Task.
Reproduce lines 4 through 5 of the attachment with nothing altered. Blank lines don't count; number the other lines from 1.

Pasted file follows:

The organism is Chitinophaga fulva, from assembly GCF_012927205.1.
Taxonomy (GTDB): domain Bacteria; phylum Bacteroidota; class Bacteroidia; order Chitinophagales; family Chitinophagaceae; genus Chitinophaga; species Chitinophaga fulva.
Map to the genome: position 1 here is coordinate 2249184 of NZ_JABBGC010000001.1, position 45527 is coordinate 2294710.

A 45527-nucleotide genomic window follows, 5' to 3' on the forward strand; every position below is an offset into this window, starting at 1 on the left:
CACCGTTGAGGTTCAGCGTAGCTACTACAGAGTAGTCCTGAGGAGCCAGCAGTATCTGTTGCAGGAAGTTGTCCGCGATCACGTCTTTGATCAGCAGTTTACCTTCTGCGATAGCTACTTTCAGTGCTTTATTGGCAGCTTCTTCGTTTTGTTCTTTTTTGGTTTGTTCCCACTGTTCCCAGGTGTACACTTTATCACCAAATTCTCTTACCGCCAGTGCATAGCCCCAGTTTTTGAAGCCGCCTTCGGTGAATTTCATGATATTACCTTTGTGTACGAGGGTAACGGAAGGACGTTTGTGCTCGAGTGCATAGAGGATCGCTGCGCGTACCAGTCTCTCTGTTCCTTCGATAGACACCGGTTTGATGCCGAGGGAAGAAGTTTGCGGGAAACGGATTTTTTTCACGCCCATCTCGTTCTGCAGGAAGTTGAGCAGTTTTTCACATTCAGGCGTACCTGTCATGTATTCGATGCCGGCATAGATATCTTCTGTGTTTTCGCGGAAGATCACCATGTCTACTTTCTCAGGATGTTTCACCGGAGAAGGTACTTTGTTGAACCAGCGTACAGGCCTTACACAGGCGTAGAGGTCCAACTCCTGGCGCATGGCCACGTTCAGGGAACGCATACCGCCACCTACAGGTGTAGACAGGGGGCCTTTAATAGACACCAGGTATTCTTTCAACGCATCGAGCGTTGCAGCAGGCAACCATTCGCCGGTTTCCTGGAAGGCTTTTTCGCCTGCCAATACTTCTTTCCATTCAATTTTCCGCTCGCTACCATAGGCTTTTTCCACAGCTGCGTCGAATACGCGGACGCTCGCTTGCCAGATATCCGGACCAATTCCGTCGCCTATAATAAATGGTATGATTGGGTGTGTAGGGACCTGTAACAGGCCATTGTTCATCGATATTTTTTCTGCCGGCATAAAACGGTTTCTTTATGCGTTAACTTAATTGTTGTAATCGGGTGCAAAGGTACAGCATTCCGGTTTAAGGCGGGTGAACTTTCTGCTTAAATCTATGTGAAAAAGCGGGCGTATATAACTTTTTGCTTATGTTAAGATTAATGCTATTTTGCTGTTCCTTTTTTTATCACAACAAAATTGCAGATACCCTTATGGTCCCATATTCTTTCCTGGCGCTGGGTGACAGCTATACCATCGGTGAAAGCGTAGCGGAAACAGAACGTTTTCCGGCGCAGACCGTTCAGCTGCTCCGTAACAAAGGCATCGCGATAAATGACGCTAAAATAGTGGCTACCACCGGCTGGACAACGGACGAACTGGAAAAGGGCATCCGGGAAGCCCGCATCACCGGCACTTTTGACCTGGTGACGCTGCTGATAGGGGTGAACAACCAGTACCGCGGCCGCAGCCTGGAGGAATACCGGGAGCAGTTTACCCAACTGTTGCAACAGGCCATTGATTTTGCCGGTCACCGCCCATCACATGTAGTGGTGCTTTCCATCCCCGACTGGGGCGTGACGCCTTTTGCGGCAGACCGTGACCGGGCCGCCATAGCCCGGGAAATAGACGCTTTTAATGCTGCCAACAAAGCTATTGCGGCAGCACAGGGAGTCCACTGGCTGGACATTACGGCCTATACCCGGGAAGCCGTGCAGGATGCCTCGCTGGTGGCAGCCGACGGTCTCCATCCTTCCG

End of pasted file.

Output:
A 45527-nucleotide genomic window follows, 5' to 3' on the forward strand; every position below is an offset into this window, starting at 1 on the left:
CACCGTTGAGGTTCAGCGTAGCTACTACAGAGTAGTCCTGAGGAGCCAGCAGTATCTGTTGCAGGAAGTTGTCCGCGATCACGTCTTTGATCAGCAGTTTACCTTCTGCGATAGCTACTTTCAGTGCTTTATTGGCAGCTTCTTCGTTTTGTTCTTTTTTGGTTTGTTCCCACTGTTCCCAGGTGTACACTTTATCACCAAATTCTCTTACCGCCAGTGCATAGCCCCAGTTTTTGAAGCCGCCTTCGGTGAATTTCATGATATTACCTTTGTGTACGAGGGTAACGGAAGGACGTTTGTGCTCGAGTGCATAGAGGATCGCTGCGCGTACCAGTCTCTCTGTTCCTTCGATAGACACCGGTTTGATGCCGAGGGAAGAAGTTTGCGGGAAACGGATTTTTTTCACGCCCATCTCGTTCTGCAGGAAGTTGAGCAGTTTTTCACATTCAGGCGTACCTGTCATGTATTCGATGCCGGCATAGATATCTTCTGTGTTTTCGCGGAAGATCACCATGTCTACTTTCTCAGGATGTTTCACCGGAGAAGGTACTTTGTTGAACCAGCGTACAGGCCTTACACAGGCGTAGAGGTCCAACTCCTGGCGCATGGCCACGTTCAGGGAACGCATACCGCCACCTACAGGTGTAGACAGGGGGCCTTTAATAGACACCAGGTATTCTTTCAACGCATCGAGCGTTGCAGCAGGCAACCATTCGCCGGTTTCCTGGAAGGCTTTTTCGCCTGCCAATACTTCTTTCCATTCAATTTTCCGCTCGCTACCATAGGCTTTTTCCACAGCTGCGTCGAATACGCGGACGCTCGCTTGCCAGATATCCGGACCAATTCCGTCGCCTATAATAAATGGTATGATTGGGTGTGTAGGGACCTGTAACAGGCCATTGTTCATCGATATTTTTTCTGCCGGCATAAAACGGTTTCTTTATGCGTTAACTTAATTGTTGTAATCGGGTGCAAAGGTACAGCATTCCGGTTTAAGGCGGGTGAACTTTCTGCTTAAATCTATGTGAAAAAGCGGGCGTATATAACTTTTTGCTTATGTTAAGATTAATGCTATTTTGCTGTTCCTTTTTTTATCACAACAAAATTGCAGATACCCTTATGGTCCCATATTCTTTCCTGGCGCTGGGTGACAGCTATACCATCGGTGAAAGCGTAGCGGAAACAGAACGTTTTCCGGCGCAGACCGTTCAGCTGCTCCGTAACAAAGGCATCGCGATAAATGACGCTAAAATAGTGGCTACCACCGGCTGGACAACGGACGAACTGGAAAAGGGCATCCGGGAAGCCCGCATCACCGGCACTTTTGACCTGGTGACGCTGCTGATAGGGGTGAACAACCAGTACCGCGGCCGCAGCCTGGAGGAATACCGGGAGCAGTTTACCCAACTGTTGCAACAGGCCATTGATTTTGCCGGTCACCGCCCATCACATGTAGTGGTGCTTTCCATCCCCGACTGGGGCGTGACGCCTTTTGCGGCAGACCGTGACCGGGCCGCCATAGCCCGGGAAATAGACGCTTTTAATGCTGCCAACAAAGCTATTGCGGCAGCACAGGGAGTCCACTGGCTGGACATTACGGCCTATACCCGGGAAGCCGTGCAGGATGCCTCGCTGGTGGCAGCCGACGGTCTCCATCCTTCCG